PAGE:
During this year’s E3 I was able to sit down with some of the people at Wargaming.net, including two of their PR and Marketing managers, Max Chuvalov and Sharon Ng. For those unfamiliar with Wargaming.net, they’re the company behind the highly popular massively multiplayer online game, World of Tanks. They’re excited at the moment, because World of Tanks is making the jump from PC to Xbox 360. 2013 marks Wargaming’s 15th year in the business, and they’ve just opened their 15th office. They have 600 employees, and they’re pretty proud of themselves. They come right out and say it, the PC version of Tanks currently has over 16 million players in the US, making it one of the biggest games on the market. They see the Xbox 360’s install base as a huge number of potential new players for the game. There’s 40 million potential new players on Xbox Live, and Wargaming really want to get them into World of Tanks. The Xbox version features a brand new game client, built specifically for the console. Wargaming are taking the jump to the console platform seriously, to the point where they’ve even developed a system which allows patches for World of Tanks to download seamlessly, without the need to go to the Xbox dashboard. The user interface has also been overhauled, to suit viewing from a couch, rather than by someone sitting in front of a PC monitor.
They informed me that the open beta for World of Tanks on Xbox is planned to start soon after E3, with just German and US tanks at first. Brand new content is planned for the console version, to spice things up for both new and old players. Wargaming will be offering dedicated servers for the Xbox version, rather than using the same ones from the PC version. They’ve modified the game’s engine too, buildings are now more destructible, and the controls are completely customised for console playing. They wanted to avoid the mistake that other companies sometimes make when porting a game, where they simply try to shoehorn the same controls from the PC version onto a console. I’m given a live gameplay demo of the new version, and I have to say that the game plays very smoothly on Xbox 360, even with lots of players on-screen. However, they reveal that there’s no cross-matchmaking with the PC version, because they didn’t think that it would be fair. There’s also no account sharing or linking between the versions. Free-to-play games haven’t often been available for consoles, so they’re very excited about the upcoming launch.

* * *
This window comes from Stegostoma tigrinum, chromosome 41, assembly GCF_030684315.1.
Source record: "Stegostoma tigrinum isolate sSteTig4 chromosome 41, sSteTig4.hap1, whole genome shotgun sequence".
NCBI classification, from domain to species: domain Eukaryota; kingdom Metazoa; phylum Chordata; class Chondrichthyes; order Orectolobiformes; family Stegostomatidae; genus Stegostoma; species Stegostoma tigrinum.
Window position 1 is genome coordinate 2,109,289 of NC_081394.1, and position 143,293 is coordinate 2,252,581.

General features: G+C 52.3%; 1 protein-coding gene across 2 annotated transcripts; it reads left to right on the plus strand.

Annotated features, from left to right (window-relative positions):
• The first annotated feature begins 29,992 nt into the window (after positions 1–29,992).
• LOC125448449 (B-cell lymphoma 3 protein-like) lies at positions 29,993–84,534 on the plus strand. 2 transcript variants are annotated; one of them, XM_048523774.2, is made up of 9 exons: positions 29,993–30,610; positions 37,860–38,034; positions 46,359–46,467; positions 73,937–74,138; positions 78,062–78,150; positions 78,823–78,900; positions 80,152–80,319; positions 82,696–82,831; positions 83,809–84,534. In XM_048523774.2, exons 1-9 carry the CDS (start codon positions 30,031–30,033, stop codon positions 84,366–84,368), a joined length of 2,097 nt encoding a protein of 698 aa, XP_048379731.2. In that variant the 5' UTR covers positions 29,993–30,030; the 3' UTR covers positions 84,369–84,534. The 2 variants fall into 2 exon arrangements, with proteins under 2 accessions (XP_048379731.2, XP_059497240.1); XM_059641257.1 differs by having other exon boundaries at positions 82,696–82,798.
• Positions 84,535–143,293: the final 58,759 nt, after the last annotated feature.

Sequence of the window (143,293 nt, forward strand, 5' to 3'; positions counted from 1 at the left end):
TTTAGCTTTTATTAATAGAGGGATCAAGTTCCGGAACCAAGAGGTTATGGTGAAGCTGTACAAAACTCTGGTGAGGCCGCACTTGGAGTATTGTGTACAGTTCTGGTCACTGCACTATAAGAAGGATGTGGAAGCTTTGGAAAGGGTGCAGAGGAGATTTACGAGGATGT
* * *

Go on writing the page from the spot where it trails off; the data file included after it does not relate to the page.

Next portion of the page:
Moving on, Wargaming’s next project was up for discussion. World of Warplanes has its open beta starting on July 2nd, for both America and Europe. A huge number of players will be experiencing the game for the first time. but they assure me that there will be a full tutorial on offer. The game will teach you everything you need to know about the mechanics, and will show both enemy planes’ strengths and weaknesses. Wargaming are very pleased with the graphics, they’ve greatly improved the rendering system of their game engine. US, Soviet Union, and Japanese planes will be available for now, with many more planned. Each plane can specialise in either air combat or ground target destruction. Planes take damage realistically, and you’ll see bullet holes appear in your plane, which will affect your plane’s manoeuvrability. New nations will be added to both Planes and Tanks in the future. The good news is that you’ll only need one Wargaming account, you can play both Planes and Tanks after you sign up for either one. If you buy a premium account for one game, you will get it for the other one too. That feature won’t be immediately available, though. Gold is also shared, the in-game currency can be used in either game once bought. Tokens are a new system, and players will receive them for participating in battles. They can be used to buy planes, premium accounts, and more. This will be the same for World of Warships (Wargaming’s other upcoming game) and all future games. World of Warships is in a pre-alpha state at this point, with 4 playable ships right now. They showed gameplay for the first time at E3.
Aside from the new and upcoming releases, the other big development is that Wargaming are changing their business practices. They’re taking their games from the free-to-play format to what they call the free-to-win format. In the standard free-to-play format, paying players have an advantage. They want to make their games fairer for non-paying players. From now on, there will be no ‘supremacy items’ (items that power up the player who buys them), nothing that can give paying players a measurable advantage. As one of the leading online gaming companies in Europe, they feel that by doing this, they will be setting a good example for other companies. They’ll be creating trends, rather than following them. A competitive Wargaming league has been introduced, with a $2.5 million prize pool. The league has proven to be highly popular, and they had 600,000 unique viewers on the first League’s video stream. They say that they want to help players go pro, and that they actually help them to get sponsors. Putting power in the hands of the players is important to them. Wargaming made it clear that their desire to continue providing what they believe are the world’s best massively multiplayer online games will continue to drive them.